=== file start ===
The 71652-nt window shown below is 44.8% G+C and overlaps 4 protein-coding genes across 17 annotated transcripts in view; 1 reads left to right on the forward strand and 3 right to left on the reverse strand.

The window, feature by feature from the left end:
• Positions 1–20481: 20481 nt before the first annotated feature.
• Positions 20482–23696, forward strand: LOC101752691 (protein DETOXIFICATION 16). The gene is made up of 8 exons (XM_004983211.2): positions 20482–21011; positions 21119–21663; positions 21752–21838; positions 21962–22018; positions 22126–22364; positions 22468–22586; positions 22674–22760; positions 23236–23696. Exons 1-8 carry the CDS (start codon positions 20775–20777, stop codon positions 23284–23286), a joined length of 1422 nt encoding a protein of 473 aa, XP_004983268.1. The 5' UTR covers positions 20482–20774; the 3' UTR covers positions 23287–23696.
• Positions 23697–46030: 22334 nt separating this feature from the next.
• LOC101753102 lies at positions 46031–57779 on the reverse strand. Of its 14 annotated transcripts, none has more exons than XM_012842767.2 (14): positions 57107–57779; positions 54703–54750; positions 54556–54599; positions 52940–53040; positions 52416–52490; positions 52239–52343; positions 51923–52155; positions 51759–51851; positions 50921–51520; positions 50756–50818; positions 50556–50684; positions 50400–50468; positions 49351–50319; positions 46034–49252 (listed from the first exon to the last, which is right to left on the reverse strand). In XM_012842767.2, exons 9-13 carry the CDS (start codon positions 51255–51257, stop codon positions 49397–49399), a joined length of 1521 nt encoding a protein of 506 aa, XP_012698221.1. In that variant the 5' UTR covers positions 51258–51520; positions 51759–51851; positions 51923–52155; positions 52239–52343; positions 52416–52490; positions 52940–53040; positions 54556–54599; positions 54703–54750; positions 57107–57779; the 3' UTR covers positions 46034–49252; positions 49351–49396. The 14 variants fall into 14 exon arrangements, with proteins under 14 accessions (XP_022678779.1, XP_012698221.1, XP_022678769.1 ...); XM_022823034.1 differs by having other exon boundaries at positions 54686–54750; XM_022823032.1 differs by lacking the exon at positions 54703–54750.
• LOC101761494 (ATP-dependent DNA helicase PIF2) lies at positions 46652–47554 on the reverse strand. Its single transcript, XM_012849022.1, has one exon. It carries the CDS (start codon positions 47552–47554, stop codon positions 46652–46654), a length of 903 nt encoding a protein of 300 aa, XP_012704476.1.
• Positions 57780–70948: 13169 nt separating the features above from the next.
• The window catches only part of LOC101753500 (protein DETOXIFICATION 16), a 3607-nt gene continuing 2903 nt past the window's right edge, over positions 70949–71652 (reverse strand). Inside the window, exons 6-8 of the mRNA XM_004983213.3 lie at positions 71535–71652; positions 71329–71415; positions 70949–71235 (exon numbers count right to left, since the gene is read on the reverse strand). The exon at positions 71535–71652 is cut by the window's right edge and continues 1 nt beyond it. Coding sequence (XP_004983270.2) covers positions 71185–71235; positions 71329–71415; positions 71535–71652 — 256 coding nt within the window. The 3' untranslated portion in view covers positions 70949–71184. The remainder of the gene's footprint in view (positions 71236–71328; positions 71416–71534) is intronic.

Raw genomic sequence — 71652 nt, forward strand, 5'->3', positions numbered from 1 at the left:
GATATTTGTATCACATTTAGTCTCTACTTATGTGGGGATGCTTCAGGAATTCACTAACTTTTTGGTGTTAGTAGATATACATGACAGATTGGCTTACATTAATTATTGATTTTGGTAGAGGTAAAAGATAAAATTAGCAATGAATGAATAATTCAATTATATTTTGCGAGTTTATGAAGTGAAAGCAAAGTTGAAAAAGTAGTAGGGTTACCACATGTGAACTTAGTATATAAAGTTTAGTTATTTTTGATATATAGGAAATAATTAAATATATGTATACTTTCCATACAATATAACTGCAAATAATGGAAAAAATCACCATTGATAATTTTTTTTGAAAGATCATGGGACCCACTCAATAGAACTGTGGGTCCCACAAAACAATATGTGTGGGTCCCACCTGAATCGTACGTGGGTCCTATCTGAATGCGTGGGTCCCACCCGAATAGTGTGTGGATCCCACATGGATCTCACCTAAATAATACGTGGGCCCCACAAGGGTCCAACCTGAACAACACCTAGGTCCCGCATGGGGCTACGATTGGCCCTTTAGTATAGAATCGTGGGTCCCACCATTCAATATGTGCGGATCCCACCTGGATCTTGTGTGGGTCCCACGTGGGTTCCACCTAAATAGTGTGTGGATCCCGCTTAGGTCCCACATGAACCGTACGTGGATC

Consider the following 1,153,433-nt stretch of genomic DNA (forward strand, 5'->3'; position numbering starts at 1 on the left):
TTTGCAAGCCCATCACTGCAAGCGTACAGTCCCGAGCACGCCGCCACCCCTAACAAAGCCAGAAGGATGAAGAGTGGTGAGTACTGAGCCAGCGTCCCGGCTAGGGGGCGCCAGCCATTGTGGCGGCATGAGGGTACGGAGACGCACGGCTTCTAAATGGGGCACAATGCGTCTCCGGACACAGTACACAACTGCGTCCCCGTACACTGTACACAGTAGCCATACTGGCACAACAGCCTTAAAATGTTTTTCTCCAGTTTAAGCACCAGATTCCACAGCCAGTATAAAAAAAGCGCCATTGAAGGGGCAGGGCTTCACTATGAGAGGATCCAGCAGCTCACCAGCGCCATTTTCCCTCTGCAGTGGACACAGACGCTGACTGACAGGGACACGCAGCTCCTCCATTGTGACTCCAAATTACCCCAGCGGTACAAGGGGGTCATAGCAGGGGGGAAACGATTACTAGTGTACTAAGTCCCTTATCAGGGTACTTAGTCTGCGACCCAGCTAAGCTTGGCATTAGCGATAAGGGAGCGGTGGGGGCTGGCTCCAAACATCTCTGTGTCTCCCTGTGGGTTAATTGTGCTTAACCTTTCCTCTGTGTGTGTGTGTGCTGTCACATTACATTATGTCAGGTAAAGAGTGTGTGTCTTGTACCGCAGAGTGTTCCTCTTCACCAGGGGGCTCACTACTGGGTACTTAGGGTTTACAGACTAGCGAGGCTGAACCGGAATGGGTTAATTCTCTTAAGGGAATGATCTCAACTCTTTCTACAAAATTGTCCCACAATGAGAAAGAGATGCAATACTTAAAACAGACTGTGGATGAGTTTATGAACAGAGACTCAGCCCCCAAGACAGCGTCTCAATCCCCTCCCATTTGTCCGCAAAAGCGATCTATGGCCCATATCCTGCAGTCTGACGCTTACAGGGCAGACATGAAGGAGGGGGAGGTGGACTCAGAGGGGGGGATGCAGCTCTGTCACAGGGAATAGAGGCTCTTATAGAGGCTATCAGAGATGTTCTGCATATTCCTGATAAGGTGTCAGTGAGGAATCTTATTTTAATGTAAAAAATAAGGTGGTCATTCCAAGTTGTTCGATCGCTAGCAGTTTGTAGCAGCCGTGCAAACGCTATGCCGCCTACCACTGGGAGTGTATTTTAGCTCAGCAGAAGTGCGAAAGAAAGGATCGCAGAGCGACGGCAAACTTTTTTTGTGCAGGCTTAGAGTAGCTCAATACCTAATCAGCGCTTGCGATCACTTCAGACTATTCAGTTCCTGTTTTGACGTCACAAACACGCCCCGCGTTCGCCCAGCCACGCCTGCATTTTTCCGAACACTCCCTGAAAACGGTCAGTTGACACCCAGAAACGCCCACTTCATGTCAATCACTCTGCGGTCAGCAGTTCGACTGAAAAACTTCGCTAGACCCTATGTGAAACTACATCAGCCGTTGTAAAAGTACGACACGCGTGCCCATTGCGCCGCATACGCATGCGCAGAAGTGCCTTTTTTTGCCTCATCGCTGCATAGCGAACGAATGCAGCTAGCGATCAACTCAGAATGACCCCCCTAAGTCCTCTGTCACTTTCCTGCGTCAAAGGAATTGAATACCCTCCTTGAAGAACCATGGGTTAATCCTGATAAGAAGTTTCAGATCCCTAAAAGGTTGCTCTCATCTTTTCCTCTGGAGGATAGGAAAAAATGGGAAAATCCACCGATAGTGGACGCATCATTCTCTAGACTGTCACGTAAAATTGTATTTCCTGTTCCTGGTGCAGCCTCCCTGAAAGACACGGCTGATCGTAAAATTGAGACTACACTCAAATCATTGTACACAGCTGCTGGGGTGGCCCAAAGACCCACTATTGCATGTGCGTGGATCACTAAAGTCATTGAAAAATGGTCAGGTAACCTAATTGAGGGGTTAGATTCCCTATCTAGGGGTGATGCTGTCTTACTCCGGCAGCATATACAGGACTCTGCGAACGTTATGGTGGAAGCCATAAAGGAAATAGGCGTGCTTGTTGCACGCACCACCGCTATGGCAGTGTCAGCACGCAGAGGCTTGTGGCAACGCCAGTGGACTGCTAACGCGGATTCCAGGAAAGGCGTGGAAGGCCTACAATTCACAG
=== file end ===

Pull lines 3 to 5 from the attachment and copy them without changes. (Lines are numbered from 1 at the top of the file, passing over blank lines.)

• Positions 1–20481: 20481 nt before the first annotated feature.
• Positions 20482–23696, forward strand: LOC101752691 (protein DETOXIFICATION 16). The gene is made up of 8 exons (XM_004983211.2): positions 20482–21011; positions 21119–21663; positions 21752–21838; positions 21962–22018; positions 22126–22364; positions 22468–22586; positions 22674–22760; positions 23236–23696. Exons 1-8 carry the CDS (start codon positions 20775–20777, stop codon positions 23284–23286), a joined length of 1422 nt encoding a protein of 473 aa, XP_004983268.1. The 5' UTR covers positions 20482–20774; the 3' UTR covers positions 23287–23696.
• Positions 23697–46030: 22334 nt separating this feature from the next.